Mike Smith, Superintendent at Droop Mountain Battlefield State Park Retires

Mike Smith, the long-time Superintendent of Droop Mountain State Park, is retiring at the end of July. Mike talks about his career.

“I began working for the Department of Natural Resources at Bluestone Public Hunting and Fishing Area in March of 1983” said Mike. “Worked there not quite 2 years, and then in December of 1984 moved here to Droop Mountain, been here ever since. This December would be 32 years at Droop so I’ll be just short of that. Total time is a little bit longer. It’s been wonderful.”

I asked Mike about any particular memories he has had after 32 years here at the park.

“Ah..so many things happened during that time” Mike recollected. “One of the things that stands out is that I just never imagined that I would enjoy so much what I do here at the Park. I mean I knew I would like my work, that’s why I was interested in it, but I met so many interesting people, and the work itself was really interesting and continues to be. When I came there were no historical files at all at the Park, and one of my charges when I was hired. At the interview they wanted to see if I had any interest in history because they were concerned that the basis of the park here had never been properly emphasized. I had studied Civil War history and West Virginia History in High School but I was not a historian. But I had always read widely and was very interested in it. Well, when I came to Droop, of course I jumped right into it and started gathering materials.”

I asked Mike if any of those historical records stand out in his memory.

“One of those that I am sure you are familiar with is George Bernie Chapman of Chapman’s Battery” Mike said. “He was one of the early ones that I started finding some information on. Just a young fellow, I think he was 24 years old with the Confederate artillery, and did very well with it, came to have his own battery. So I’d find tidbits here and there about him, you know the little things, and just got real interested in the guy. And then I came across something one day that he was killed, he didn’t survive the war. And it was, I don’t know, I had kind of got attached to him by reading a letter or two and different things about him and this wonderful fellow and all at once it was like he was gone, you know. And so, I don’t know, I never expected to be as affected by those kind of things as it turned out that I was.”

Mike knew the story of the Battle of Droop Mountain needed to be documented and told so he convinced eminent West Virginia Civil War Historian Terry Lowry to write a book about it. Together they gathered materials for 13 years and finally in 1996, Terry’s book The Last Sleep was published about the battle of Droop Mountain. Mike considers this one of the great accomplishments of his career.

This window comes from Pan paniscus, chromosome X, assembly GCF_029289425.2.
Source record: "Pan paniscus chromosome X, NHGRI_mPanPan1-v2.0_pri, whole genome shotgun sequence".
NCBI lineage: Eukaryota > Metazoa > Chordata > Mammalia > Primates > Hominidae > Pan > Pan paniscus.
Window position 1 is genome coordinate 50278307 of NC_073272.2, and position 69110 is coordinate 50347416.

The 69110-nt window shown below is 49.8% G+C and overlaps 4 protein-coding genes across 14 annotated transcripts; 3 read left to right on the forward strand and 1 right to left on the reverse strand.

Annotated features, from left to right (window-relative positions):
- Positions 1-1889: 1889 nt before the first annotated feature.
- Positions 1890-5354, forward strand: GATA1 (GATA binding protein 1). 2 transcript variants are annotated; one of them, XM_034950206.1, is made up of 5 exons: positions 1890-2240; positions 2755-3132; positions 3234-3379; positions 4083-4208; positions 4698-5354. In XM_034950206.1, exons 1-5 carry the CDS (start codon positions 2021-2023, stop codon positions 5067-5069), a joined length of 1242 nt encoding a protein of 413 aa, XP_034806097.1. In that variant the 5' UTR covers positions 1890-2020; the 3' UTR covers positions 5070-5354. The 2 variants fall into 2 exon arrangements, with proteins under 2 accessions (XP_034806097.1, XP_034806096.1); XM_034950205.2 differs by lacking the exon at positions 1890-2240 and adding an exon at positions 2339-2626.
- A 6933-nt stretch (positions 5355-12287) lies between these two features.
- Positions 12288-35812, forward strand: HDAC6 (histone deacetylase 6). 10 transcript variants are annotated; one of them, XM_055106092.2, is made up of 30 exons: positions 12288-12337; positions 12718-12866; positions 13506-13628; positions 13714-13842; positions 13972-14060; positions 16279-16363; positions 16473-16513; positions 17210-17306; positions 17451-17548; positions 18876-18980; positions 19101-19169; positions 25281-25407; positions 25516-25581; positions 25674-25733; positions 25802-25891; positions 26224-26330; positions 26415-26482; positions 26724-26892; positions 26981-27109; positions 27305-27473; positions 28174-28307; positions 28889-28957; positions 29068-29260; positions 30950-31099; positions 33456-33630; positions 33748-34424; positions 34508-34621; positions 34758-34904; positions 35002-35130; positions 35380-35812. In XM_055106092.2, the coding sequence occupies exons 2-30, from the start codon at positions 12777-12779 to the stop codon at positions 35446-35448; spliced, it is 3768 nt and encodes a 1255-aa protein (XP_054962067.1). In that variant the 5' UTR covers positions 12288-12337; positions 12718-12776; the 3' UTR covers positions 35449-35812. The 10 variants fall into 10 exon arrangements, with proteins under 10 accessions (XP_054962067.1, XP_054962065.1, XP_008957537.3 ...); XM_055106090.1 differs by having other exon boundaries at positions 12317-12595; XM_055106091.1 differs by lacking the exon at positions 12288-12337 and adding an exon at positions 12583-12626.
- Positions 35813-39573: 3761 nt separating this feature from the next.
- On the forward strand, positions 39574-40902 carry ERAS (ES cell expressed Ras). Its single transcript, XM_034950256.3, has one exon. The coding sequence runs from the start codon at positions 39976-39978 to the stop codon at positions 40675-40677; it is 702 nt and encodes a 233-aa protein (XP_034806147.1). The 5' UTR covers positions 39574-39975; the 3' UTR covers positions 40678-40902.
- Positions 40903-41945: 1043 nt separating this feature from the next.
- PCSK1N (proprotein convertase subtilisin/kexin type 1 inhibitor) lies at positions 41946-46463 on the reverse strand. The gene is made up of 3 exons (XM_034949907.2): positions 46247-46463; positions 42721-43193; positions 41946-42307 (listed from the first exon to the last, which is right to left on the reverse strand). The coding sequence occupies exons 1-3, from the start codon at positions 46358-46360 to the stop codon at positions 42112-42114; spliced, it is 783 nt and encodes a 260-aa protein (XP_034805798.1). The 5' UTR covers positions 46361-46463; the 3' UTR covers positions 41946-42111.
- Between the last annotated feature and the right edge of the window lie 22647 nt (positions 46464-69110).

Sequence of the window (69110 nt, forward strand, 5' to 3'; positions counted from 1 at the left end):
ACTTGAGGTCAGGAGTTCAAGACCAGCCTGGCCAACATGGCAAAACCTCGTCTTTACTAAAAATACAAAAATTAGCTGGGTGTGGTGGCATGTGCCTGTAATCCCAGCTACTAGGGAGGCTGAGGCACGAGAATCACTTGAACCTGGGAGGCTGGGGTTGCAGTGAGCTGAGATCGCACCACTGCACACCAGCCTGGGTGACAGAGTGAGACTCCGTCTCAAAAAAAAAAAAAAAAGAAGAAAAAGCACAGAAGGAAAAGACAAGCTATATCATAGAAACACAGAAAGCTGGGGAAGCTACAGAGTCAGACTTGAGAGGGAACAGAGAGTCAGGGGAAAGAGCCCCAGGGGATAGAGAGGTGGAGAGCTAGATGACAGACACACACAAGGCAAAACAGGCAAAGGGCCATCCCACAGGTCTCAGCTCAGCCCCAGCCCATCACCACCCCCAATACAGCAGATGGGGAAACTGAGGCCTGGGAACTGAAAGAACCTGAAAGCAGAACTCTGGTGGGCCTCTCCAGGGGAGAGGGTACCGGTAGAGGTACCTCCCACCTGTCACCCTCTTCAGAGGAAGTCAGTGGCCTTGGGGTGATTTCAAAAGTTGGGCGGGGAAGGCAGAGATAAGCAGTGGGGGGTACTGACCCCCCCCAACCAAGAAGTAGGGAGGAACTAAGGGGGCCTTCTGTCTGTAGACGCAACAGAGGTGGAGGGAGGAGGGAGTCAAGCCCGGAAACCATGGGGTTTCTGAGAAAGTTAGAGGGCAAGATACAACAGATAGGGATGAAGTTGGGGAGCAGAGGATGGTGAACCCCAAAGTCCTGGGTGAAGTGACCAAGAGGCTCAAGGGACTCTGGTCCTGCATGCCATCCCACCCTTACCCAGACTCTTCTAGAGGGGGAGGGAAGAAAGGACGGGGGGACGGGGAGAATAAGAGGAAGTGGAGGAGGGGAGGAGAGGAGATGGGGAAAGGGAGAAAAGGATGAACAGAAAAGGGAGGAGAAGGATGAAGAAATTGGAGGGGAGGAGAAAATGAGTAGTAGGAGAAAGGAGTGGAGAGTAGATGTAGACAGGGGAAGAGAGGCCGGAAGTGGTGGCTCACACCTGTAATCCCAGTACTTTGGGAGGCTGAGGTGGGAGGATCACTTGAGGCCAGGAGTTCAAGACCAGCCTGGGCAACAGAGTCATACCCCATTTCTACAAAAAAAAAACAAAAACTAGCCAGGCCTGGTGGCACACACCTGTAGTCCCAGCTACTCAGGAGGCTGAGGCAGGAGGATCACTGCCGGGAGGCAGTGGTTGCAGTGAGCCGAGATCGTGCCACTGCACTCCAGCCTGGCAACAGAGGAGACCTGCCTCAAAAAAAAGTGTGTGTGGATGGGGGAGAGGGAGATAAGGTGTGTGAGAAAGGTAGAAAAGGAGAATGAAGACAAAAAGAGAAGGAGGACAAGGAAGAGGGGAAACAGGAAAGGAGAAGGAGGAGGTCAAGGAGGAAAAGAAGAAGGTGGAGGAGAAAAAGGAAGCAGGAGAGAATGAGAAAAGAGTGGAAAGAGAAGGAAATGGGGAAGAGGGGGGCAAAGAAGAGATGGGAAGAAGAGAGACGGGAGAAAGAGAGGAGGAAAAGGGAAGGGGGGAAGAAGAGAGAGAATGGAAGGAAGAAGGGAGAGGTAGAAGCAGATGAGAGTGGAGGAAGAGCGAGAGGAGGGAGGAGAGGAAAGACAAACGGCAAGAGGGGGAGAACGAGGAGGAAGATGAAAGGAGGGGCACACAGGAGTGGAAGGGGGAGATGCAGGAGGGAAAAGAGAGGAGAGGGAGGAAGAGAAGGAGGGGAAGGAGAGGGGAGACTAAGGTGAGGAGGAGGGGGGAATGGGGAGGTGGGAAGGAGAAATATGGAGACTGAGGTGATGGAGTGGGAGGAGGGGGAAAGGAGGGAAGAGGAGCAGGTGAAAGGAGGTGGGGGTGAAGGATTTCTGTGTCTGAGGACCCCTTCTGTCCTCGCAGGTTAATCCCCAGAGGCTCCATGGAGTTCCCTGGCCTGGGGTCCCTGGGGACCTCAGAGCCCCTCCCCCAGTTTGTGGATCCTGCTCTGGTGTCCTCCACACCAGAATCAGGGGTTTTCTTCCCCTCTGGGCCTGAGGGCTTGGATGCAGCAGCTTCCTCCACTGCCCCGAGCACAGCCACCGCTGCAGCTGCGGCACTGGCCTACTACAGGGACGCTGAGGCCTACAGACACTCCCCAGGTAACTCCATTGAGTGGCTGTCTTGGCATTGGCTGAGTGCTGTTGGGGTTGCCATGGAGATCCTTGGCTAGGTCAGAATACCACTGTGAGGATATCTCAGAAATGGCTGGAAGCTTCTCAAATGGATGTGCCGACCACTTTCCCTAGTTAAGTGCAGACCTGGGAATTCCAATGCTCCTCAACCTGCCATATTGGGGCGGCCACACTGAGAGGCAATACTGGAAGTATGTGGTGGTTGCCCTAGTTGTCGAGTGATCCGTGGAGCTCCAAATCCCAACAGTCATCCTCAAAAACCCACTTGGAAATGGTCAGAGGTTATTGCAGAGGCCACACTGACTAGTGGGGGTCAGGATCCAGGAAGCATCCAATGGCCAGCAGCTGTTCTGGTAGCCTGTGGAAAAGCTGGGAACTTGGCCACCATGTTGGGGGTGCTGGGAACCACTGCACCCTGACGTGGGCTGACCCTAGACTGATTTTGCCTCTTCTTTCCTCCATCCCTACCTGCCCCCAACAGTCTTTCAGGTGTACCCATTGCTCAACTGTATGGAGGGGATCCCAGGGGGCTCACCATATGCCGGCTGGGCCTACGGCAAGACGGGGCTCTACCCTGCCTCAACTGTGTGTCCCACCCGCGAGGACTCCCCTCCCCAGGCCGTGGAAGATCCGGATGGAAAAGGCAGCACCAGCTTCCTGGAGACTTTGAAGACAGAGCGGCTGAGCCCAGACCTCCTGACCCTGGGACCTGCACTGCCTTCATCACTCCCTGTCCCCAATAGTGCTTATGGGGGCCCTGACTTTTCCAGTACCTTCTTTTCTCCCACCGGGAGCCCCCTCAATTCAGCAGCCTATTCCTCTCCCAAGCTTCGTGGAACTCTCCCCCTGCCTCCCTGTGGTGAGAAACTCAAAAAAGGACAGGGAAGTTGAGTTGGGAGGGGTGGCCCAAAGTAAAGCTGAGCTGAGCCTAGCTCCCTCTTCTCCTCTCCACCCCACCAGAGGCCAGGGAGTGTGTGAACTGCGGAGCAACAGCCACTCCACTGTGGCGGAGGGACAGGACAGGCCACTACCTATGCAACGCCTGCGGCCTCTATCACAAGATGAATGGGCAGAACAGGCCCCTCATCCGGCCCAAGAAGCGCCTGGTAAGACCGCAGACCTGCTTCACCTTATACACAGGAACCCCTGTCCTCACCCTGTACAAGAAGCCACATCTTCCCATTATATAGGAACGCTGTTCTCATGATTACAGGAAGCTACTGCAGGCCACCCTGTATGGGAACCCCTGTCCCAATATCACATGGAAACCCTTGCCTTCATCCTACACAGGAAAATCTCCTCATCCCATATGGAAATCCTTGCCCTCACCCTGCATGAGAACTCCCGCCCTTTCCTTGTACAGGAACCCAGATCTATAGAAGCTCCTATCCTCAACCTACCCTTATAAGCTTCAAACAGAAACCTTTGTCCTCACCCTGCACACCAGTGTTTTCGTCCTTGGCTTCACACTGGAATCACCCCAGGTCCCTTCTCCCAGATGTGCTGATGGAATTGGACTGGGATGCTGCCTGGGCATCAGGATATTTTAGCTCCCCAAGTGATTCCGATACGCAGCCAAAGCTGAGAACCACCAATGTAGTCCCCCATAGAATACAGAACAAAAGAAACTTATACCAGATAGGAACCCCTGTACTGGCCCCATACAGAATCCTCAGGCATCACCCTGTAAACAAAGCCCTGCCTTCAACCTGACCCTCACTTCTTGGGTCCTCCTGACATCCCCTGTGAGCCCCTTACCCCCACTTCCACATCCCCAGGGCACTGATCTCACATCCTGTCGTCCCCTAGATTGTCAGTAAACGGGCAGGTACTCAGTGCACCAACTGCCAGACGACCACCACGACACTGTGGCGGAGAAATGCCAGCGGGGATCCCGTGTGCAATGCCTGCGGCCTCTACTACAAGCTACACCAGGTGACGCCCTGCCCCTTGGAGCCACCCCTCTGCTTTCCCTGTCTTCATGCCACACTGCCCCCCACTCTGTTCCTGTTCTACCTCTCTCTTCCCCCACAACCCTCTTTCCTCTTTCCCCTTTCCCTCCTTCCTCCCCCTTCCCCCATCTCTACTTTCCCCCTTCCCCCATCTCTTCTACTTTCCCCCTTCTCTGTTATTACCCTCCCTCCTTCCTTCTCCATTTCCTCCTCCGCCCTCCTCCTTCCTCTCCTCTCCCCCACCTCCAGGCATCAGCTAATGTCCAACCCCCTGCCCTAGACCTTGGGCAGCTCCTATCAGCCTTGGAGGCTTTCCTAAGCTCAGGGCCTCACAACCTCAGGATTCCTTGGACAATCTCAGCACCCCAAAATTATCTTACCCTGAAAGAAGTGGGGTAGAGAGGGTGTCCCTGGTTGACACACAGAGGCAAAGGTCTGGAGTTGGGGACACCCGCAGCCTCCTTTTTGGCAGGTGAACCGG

As for his future plans, Mike is figuring on spending a lot of time getting his new house completed before winter sets in, then he and his wife want to travel.

“And so there is places we want to see” said Mike. “One of the things I particularly want to see is some of the Inca stuff in South America. Kind of like to see some of the big stone Cathedrals in Europe. And there is trees I’d like to see. As a group one of them I haven’t seen and really want to, is the temperate rain forest of the Pacific North West. Probably take a couple of months just to drive and travel and camp and hike in Washington, Montana and British Columbia. “

Mike had a message to the people of Pocahontas County.

The main thing I want to say is that it has been a privilege and an honor to be entrusted to serve here at Droop for the time that I have” Mike says. “It’s just been a wonderful experience for me, and I thank all the people of Pocahontas for the support they have given me, people coming out to help with reenactments and finding letters and stuff, artifacts for the museum. I’ve just felt like what I was doing here really met with people’s approval and I appreciate that. I feel honored to have been able to take care of Droop and Beartown during the time I’ve been here.

Everyone here at AMR and I am sure in the entire listening area thank Mike for his service and wish him the best in his retirement.

Story By

Tim Walker

Tim is the WVMR News Reporter. Tim is a native of Maryland who started coming to Pocahontas County in the 1970’s as a caver. He bought land on Droop Mountain off Jacox Road in 1976 and built a small house there in the early 80’s. While still working in Maryland, Tim spent much time at his place which is located on the Friars Hole Cave Preserve. Retiring in 2011 as a Lieutenant with the Anne Arundel County Police Department in Maryland, Tim finally took the plunge and moved from Maryland to his real home on Droop Mountain. He began working as the Pocahontas County Reporter for Allegheny Mountain Radio in January of 2015.

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